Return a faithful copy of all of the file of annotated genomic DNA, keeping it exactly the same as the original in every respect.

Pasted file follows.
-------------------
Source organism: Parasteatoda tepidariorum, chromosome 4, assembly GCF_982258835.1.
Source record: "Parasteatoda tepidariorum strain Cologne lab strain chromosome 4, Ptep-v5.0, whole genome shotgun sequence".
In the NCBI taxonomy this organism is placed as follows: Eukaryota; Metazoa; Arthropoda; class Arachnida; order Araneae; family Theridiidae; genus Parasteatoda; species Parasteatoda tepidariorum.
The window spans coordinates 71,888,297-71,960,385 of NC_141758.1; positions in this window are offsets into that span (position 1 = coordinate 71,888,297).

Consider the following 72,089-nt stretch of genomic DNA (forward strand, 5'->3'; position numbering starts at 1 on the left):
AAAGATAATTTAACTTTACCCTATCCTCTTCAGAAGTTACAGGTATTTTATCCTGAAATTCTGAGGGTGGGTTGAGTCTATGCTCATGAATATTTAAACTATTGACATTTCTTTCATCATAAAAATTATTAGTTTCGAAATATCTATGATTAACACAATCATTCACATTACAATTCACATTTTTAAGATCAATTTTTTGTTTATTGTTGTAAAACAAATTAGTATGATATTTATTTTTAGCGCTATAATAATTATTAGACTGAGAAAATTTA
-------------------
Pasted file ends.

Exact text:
Source organism: Parasteatoda tepidariorum, chromosome 4, assembly GCF_982258835.1.
Source record: "Parasteatoda tepidariorum strain Cologne lab strain chromosome 4, Ptep-v5.0, whole genome shotgun sequence".
In the NCBI taxonomy this organism is placed as follows: Eukaryota; Metazoa; Arthropoda; class Arachnida; order Araneae; family Theridiidae; genus Parasteatoda; species Parasteatoda tepidariorum.
The window spans coordinates 71,888,297-71,960,385 of NC_141758.1; positions in this window are offsets into that span (position 1 = coordinate 71,888,297).

Consider the following 72,089-nt stretch of genomic DNA (forward strand, 5'->3'; position numbering starts at 1 on the left):
AAAGATAATTTAACTTTACCCTATCCTCTTCAGAAGTTACAGGTATTTTATCCTGAAATTCTGAGGGTGGGTTGAGTCTATGCTCATGAATATTTAAACTATTGACATTTCTTTCATCATAAAAATTATTAGTTTCGAAATATCTATGATTAACACAATCATTCACATTACAATTCACATTTTTAAGATCAATTTTTTGTTTATTGTTGTAAAACAAATTAGTATGATATTTATTTTTAGCGCTATAATAATTATTAGACTGAGAAAATTTA